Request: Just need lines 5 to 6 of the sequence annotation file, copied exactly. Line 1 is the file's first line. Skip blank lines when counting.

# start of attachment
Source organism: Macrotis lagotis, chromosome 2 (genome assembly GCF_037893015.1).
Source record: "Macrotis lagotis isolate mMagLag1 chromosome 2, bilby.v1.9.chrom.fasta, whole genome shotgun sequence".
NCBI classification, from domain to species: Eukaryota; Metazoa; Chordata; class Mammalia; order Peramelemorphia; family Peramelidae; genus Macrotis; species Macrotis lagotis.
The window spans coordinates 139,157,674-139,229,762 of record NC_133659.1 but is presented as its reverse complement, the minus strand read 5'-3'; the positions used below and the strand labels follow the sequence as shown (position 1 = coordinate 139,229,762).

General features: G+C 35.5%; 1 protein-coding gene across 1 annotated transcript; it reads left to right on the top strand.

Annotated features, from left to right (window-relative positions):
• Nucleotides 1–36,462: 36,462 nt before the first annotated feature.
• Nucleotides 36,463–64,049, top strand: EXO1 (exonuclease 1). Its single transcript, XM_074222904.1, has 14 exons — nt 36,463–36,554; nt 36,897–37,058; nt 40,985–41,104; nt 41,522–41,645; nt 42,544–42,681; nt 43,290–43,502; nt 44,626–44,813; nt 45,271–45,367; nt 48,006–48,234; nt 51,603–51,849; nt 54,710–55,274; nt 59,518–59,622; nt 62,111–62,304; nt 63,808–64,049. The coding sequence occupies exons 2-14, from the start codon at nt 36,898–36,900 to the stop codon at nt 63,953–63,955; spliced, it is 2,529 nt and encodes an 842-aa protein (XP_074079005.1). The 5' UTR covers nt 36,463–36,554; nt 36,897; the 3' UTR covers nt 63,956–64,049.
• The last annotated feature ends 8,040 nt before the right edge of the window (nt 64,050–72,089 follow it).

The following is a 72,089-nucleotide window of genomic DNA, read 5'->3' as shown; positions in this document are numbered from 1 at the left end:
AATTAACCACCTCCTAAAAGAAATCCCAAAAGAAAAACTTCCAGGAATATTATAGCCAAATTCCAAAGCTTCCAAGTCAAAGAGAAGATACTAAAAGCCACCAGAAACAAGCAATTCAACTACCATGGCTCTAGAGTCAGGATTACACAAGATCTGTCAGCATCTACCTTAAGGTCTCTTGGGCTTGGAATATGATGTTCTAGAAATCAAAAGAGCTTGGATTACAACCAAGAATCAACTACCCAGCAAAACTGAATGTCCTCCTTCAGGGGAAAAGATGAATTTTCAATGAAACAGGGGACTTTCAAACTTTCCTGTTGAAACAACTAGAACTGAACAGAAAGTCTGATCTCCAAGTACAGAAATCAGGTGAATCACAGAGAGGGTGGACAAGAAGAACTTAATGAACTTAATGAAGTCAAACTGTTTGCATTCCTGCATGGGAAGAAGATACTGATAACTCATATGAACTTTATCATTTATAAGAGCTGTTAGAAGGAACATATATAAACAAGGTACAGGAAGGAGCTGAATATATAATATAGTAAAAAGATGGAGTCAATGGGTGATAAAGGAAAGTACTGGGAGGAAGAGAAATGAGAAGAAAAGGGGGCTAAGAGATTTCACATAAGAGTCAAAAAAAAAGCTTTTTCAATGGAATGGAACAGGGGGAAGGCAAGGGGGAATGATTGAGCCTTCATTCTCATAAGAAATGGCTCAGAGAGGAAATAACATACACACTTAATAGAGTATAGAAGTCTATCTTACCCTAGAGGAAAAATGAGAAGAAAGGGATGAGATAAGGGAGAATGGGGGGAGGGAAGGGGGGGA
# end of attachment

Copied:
General features: G+C 35.5%; 1 protein-coding gene across 1 annotated transcript; it reads left to right on the top strand.

Annotated features, from left to right (window-relative positions):